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Fort Lee in Bergen County, New Jersey — The American Northeast (Mid-Atlantic)
 

General Horatio Gates

1727-1806

 
 
General Horatio Gates Marker image. Click for full size.
Photographed By Bill Coughlin, April 25, 2008
1. General Horatio Gates Marker
Inscription.  
General Gates was commissioned a Brigadier General and was appointed Adjutant General of the Continental Army in 1775 by orders of General Washington. He was in Fort Lee with General Washington in October 1776.
 
Erected 2004 by Borough of Fort Lee.
 
Topics and series. This historical marker is listed in this topic list: War, US Revolutionary. In addition, it is included in the Former U.S. Presidents: #01 George Washington series list. A significant historical year for this entry is 1775.
 
Location. 40° 50.904′ N, 73° 58.113′ W. Marker is in Fort Lee, New Jersey, in Bergen County. Marker is on Parker Avenue, on the right when traveling south. Marker is at the southern entrance to Monument Park on Parker Avenue. Touch for map. Marker is in this post office area: Fort Lee NJ 07024, United States of America. Touch for directions.
 
Other nearby markers. At least 8 other markers are within walking distance of this marker. General Henry Knox (here, next to this marker); Liberty Tree Memorial (within shouting distance of this marker); Fort Lee Road (within shouting distance of this marker); Old Army Road (within shouting distance
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of this marker); Soldiers of the American Revolution (within shouting distance of this marker); General Hugh Mercer (within shouting distance of this marker); General Nathaniel Greene (within shouting distance of this marker); General George Washington (about 300 feet away, measured in a direct line). Touch for a list and map of all markers in Fort Lee.
 
Related markers. Click here for a list of markers that are related to this marker. This set of markers is located in Fort Lee’s Monument Park.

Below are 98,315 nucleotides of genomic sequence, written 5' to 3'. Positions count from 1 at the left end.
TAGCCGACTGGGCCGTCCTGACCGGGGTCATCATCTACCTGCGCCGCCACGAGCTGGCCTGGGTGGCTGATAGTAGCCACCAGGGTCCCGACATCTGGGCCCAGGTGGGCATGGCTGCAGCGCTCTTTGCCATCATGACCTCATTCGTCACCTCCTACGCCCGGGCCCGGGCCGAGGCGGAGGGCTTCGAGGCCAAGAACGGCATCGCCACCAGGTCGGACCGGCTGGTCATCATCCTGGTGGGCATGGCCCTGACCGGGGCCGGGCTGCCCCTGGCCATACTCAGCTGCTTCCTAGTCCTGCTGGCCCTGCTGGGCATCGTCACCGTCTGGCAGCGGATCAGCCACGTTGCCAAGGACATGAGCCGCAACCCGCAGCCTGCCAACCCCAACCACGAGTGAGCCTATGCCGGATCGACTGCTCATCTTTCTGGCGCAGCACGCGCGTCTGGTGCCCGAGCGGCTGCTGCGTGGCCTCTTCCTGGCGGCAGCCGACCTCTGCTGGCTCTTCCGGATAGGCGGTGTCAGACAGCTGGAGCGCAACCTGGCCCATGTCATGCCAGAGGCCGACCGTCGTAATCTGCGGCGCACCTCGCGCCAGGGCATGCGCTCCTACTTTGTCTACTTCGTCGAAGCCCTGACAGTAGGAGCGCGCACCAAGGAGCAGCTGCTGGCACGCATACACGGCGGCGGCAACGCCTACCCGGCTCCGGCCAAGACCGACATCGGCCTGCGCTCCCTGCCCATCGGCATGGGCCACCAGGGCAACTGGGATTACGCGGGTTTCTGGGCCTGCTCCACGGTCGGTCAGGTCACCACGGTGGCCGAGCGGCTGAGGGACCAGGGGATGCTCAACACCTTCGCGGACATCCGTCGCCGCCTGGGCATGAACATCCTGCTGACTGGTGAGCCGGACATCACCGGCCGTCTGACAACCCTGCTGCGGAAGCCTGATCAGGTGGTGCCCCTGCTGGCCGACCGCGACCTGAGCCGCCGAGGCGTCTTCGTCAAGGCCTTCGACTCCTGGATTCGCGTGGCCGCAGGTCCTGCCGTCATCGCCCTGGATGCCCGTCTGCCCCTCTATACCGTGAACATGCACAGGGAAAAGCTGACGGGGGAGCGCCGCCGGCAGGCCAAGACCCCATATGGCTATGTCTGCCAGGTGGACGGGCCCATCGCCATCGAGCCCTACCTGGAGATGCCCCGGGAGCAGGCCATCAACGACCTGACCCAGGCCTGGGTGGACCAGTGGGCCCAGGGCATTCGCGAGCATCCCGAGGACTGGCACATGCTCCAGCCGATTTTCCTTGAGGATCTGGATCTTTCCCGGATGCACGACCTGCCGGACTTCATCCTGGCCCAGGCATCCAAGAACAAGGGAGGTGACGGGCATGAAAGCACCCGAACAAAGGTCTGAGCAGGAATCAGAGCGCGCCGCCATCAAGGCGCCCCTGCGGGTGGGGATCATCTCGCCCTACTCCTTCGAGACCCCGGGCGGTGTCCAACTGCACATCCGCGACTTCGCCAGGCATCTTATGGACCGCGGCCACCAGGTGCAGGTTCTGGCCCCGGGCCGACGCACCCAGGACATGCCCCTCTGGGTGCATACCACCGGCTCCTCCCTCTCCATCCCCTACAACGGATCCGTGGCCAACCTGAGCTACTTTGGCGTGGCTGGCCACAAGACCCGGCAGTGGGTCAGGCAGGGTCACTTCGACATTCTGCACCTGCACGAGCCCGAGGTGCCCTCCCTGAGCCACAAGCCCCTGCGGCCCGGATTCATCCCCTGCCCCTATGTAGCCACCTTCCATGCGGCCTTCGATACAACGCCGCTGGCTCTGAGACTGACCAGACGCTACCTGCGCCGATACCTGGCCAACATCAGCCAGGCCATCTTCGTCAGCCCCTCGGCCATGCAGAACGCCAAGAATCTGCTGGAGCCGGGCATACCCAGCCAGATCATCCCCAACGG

Also see . . .  Battle of Fort Washington. American Revolutionary War website entry (Submitted on August 31, 2021, by Larry Gertner of New York, New York.) 
 
Marker at Monument Park image. Click for full size.
Photographed By Bill Coughlin, April 25, 2008
2. Marker at Monument Park
Monument Park is the site of Continental Army encampment in 1776.
Soldiers of the American Revolution Monument image. Click for more information.
Photographed By Bill Coughlin, April 25, 2008
3. Soldiers of the American Revolution Monument
Monument Park, where the Continental Army camped during the Battle of New York, is home to a number of markers and monuments.
Click for more information.
General Horatio Gates image. Click for more information.
Photographed By Allen C. Browne, August 9, 2015
4. General Horatio Gates
This c. 1782 portrait of Horatio Gates by James Peale, after his older brother Charles Willson Peale, hangs in the National Portrait Gallery in Washington, DC.

“Horatio Gates, a professional soldier in the British army, fought in the French and Indian War and rose to the rank of major before peace put an end to his advancement. In 1772 he sold his commission and purchased a farm in Virginia. Upon the outbreak of war with England, Congress promptly appointed him a brigadier general in the Continental army.

Gates was awarded a congressional gold medal for his "brave and successful efforts" to bring about the surrender of General John Burgoyne and his whole army at Saratoga in September 1777. But his reputation was ruined by his ignominious defeat at Camden in 1780. ‘Was there ever so precipitate a flight,’ jested Alexander-Hamilton about Gates's hasty retreat. ‘It does admirable credit to the activity of a man at his time of life.’” — National Portrait Gallery
Click for more information.
 
 
Credits. This page was last revised on October 1, 2021. It was originally submitted on May 7, 2008, by Bill Coughlin of Woodland Park, New Jersey. This page has been viewed 2,192 times since then and 11 times this year. Photos:   1, 2, 3. submitted on May 7, 2008, by Bill Coughlin of Woodland Park, New Jersey.   4. submitted on August 30, 2015, by Allen C. Browne of Silver Spring, Maryland. • Kevin W. was the editor who published this page.

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Apr. 16, 2024